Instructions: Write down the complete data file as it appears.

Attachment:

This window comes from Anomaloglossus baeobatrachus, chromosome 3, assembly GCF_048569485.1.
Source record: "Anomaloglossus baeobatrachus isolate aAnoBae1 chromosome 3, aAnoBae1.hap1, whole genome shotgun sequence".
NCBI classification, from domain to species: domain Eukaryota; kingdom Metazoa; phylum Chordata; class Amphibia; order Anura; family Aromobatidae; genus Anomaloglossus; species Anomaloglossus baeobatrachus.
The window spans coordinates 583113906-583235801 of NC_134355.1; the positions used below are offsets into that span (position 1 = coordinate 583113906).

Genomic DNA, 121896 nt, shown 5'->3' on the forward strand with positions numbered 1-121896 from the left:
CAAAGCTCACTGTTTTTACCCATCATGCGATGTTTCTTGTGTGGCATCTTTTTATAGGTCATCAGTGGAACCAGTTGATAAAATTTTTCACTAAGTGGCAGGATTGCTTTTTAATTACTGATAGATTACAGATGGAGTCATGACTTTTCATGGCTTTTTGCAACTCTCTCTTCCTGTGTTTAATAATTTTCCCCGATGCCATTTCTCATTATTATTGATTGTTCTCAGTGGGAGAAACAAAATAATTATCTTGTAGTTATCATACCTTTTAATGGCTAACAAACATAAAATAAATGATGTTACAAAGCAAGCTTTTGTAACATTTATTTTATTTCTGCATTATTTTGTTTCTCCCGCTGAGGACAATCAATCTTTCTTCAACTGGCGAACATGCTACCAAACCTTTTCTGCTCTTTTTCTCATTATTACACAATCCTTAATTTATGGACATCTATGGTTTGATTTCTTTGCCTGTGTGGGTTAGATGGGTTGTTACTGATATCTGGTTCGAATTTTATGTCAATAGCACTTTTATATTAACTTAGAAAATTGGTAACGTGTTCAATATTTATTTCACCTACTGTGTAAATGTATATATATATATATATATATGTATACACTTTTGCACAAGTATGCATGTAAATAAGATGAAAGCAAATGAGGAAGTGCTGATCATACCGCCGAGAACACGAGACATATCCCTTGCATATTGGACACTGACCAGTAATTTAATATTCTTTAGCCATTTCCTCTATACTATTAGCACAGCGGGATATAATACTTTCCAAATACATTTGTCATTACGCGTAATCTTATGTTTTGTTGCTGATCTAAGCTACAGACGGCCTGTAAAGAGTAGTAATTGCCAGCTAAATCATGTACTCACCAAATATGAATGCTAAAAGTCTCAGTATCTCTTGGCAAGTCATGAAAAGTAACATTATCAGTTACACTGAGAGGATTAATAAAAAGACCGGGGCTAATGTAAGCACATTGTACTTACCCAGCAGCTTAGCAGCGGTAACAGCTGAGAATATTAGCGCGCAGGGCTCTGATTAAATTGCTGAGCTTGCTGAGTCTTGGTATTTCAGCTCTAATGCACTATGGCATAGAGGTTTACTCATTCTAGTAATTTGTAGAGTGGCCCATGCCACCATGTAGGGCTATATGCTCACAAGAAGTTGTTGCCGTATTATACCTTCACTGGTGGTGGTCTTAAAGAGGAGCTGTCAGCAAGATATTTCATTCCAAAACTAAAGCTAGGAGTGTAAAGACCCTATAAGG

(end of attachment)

This window comes from Anomaloglossus baeobatrachus, chromosome 3, assembly GCF_048569485.1.
Source record: "Anomaloglossus baeobatrachus isolate aAnoBae1 chromosome 3, aAnoBae1.hap1, whole genome shotgun sequence".
NCBI classification, from domain to species: domain Eukaryota; kingdom Metazoa; phylum Chordata; class Amphibia; order Anura; family Aromobatidae; genus Anomaloglossus; species Anomaloglossus baeobatrachus.
The window spans coordinates 583113906-583235801 of NC_134355.1; the positions used below are offsets into that span (position 1 = coordinate 583113906).

Genomic DNA, 121896 nt, shown 5'->3' on the forward strand with positions numbered 1-121896 from the left:
CAAAGCTCACTGTTTTTACCCATCATGCGATGTTTCTTGTGTGGCATCTTTTTATAGGTCATCAGTGGAACCAGTTGATAAAATTTTTCACTAAGTGGCAGGATTGCTTTTTAATTACTGATAGATTACAGATGGAGTCATGACTTTTCATGGCTTTTTGCAACTCTCTCTTCCTGTGTTTAATAATTTTCCCCGATGCCATTTCTCATTATTATTGATTGTTCTCAGTGGGAGAAACAAAATAATTATCTTGTAGTTATCATACCTTTTAATGGCTAACAAACATAAAATAAATGATGTTACAAAGCAAGCTTTTGTAACATTTATTTTATTTCTGCATTATTTTGTTTCTCCCGCTGAGGACAATCAATCTTTCTTCAACTGGCGAACATGCTACCAAACCTTTTCTGCTCTTTTTCTCATTATTACACAATCCTTAATTTATGGACATCTATGGTTTGATTTCTTTGCCTGTGTGGGTTAGATGGGTTGTTACTGATATCTGGTTCGAATTTTATGTCAATAGCACTTTTATATTAACTTAGAAAATTGGTAACGTGTTCAATATTTATTTCACCTACTGTGTAAATGTATATATATATATATATATATGTATACACTTTTGCACAAGTATGCATGTAAATAAGATGAAAGCAAATGAGGAAGTGCTGATCATACCGCCGAGAACACGAGACATATCCCTTGCATATTGGACACTGACCAGTAATTTAATATTCTTTAGCCATTTCCTCTATACTATTAGCACAGCGGGATATAATACTTTCCAAATACATTTGTCATTACGCGTAATCTTATGTTTTGTTGCTGATCTAAGCTACAGACGGCCTGTAAAGAGTAGTAATTGCCAGCTAAATCATGTACTCACCAAATATGAATGCTAAAAGTCTCAGTATCTCTTGGCAAGTCATGAAAAGTAACATTATCAGTTACACTGAGAGGATTAATAAAAAGACCGGGGCTAATGTAAGCACATTGTACTTACCCAGCAGCTTAGCAGCGGTAACAGCTGAGAATATTAGCGCGCAGGGCTCTGATTAAATTGCTGAGCTTGCTGAGTCTTGGTATTTCAGCTCTAATGCACTATGGCATAGAGGTTTACTCATTCTAGTAATTTGTAGAGTGGCCCATGCCACCATGTAGGGCTATATGCTCACAAGAAGTTGTTGCCGTATTATACCTTCACTGGTGGTGGTCTTAAAGAGGAGCTGTCAGCAAGATATTTCATTCCAAAACTAAAGCTAGGAGTGTAAAGACCCTATAAGG